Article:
Forced Pieces Taken 

The pieces lay on the floor, minute and indescribable, 
unaltered and fragile,


one for each hand,




they are used

to fill holes, 

made from parasites

born from sticky shame 

and guilt.


Prompt: The difference between the first death you remember and the most recent one

You always remember the first time you die because it’s your first time. It’s like your first kiss, just not as magical. The first time I died was an interesting event. It had to do with witches, demons, curses, magic, you know, all that fairy tale crap. My most recent death: hit and run. Nothing cool or glamorous. No. I was hit by a car while I was walking home from the grocery store. That had to be one of the stupidest and uncool ways I could  have died, well besides choking. At least it wasn’t that painful. 

I finally managed to open my eyes and was greeted by gentle darkness. I moaned as I shifted my fingers and toes and they creaked to life. The memory of the red car crashing into my body on the sidewalk came back to me and I shook my head internally. I couldn’t believe that I had died from that. 

My eyes began to adjust to the darkness and I saw that I was in a hospital morgue, lying on a metal table. As more feeling returned to my body I noticed the cold air in the room and the disgusting smell of death and formaldahyde. Hospitals always try to cover the smell of death and it always fails for me. Death has a very distinct smell, sharp, with a tang of metal and the earthy smell of water and rot. Fresh death smells mostly of blood and despair until the rot sets in. 

I sat up and assessed my body. From the slow return of sensation I determined I had been dead for about eight hours. Not too bad, I thought. 

Sensory Prompt: The Worst Thanksgiving Dish I Ever Ate

I remember it dripped, oozing brown goo down the sides of the plate, dropping sticky blobs on the tablecloth. The smell was horrendous, like someone had decided basting a dead bird and throwing it on a table was a good idea. I had to eat it. It was inevitable.

I poked it with my fork, praying it was actually dead. Part of me was convinced that it was going to rear up and swallow my fork in its blubber. Lucky for me it decided to just jiggle a little and settle back down.

My grandmother smiled as she told me that Grandfather had made this. It was his special stuffing. It looked more like muddy water with the consistency of the slime you make in middle school science class. I smiled at her and nodded, sliding a piece of the mud onto my fork. She turned back to talk to the others and I dropped the goo back on my plate. I thought frantically about how I could get rid of it without my grandparents noticing. I scanned the room and spotted the dog slinking in a corner. Our eyes met and he trotted over, sliding under my legs at the table. I took another forkful of stuffing and turned it sideways, allowing the food to sidle to the floor. I pretended to shift the napkin in my lap and looked down at Rover. He hadn’t touched the stuffing. He looked up at me with hopeful eyes and I knew I was doomed.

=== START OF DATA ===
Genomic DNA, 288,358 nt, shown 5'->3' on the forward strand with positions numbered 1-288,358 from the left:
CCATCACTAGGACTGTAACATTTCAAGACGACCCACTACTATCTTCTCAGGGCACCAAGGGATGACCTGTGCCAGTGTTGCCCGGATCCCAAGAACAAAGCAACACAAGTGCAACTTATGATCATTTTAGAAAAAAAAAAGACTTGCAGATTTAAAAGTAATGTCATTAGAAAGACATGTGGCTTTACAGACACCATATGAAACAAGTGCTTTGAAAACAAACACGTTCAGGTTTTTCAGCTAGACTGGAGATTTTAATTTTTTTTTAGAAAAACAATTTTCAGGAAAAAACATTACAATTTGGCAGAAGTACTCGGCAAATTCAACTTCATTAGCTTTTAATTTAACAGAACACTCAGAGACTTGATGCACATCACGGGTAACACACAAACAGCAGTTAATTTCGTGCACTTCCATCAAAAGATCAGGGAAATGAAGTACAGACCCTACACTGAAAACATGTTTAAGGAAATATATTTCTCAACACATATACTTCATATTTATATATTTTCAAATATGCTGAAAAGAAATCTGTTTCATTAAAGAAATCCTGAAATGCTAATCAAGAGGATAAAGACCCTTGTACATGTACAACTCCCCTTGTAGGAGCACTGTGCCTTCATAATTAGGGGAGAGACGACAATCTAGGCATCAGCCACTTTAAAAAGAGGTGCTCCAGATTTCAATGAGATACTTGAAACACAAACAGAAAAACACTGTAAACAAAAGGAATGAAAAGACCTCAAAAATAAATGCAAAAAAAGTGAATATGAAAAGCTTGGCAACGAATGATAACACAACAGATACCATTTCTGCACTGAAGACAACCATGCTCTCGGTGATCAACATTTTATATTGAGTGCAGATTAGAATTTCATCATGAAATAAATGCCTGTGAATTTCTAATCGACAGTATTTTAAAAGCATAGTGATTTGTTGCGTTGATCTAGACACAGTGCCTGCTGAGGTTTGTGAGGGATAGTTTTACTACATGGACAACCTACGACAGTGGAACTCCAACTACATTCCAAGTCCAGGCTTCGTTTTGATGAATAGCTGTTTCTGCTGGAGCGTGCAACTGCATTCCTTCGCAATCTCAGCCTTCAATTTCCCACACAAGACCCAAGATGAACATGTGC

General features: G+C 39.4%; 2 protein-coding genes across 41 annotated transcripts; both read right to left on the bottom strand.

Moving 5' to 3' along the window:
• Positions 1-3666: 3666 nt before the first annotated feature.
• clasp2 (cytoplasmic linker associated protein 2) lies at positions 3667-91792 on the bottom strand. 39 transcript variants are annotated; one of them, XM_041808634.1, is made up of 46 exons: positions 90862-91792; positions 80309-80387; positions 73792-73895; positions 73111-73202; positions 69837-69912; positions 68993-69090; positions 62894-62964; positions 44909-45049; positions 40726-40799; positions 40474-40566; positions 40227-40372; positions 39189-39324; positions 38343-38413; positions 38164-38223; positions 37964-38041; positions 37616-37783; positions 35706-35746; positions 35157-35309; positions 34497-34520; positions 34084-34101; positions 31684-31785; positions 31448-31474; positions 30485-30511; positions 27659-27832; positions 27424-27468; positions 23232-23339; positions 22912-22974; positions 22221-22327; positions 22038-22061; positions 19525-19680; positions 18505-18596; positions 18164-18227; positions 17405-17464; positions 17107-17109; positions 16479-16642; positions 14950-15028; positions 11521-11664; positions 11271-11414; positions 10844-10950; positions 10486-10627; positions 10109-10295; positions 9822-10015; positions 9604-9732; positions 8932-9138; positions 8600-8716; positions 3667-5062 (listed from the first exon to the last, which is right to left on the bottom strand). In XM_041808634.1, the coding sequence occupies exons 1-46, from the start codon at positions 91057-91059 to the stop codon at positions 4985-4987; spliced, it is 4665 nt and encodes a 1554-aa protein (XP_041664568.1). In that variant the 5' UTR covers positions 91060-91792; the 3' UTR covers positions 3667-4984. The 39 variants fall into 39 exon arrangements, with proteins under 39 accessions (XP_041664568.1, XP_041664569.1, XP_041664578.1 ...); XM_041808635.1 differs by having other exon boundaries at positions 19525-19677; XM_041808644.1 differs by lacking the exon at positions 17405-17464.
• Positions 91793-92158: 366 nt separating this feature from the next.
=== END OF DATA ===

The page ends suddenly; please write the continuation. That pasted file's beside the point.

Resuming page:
“May I please be excused?” I asked politely. I hoped that by pretending I was full I could avoid the goo.

“We’re still visiting honey, and besides, you haven’t touched your stuffing.” My mom smiled at me and I knew I wasn’t going anywhere until my plate was cleared.

I sighed and then took a deep breath. I could do this. It was just muddy water slime. No one at the table had died. Yet.

I decided to eat it like I was taking off a Band-Aid. That would be the best attack strategy. I scooped a big forkful of stuffing and gulped it down, swallowing my pride in the process.

It tasted worse than it looked if that could be believed. Pieces of what I could only assume was burnt bread and spices forced their way down my throat in something akin to watered down mud. It was all I could do to keep from gagging. I looked at my grandfather and smiled, hoping that was all the encouragement he needed for his dish. His sweet smile back indicated it was. As much as I didn’t like the stuffing, I loved my grandfather, and so, I closed my eyes and devoured the rest of the stuffing on my plate.

Dinner ended shortly after and my stomach was rolling from the stuffing. “Honey you ate your entire plate! I’m so proud of you!” My mom cooed. I nodded weakly. My grandmother brought in two pies, both, she explained, were made by my wonderful grandfather.

I almost threw up.


Time and time again

I swirl the sand

beneath my toes

and try to think

only of its coarse hands

tickling my feet

but to no avail-

the sand is you,

rough and scalding,

soft and caressing,


that brought me

to where the sand

wedges itself between

the small cracks in my heart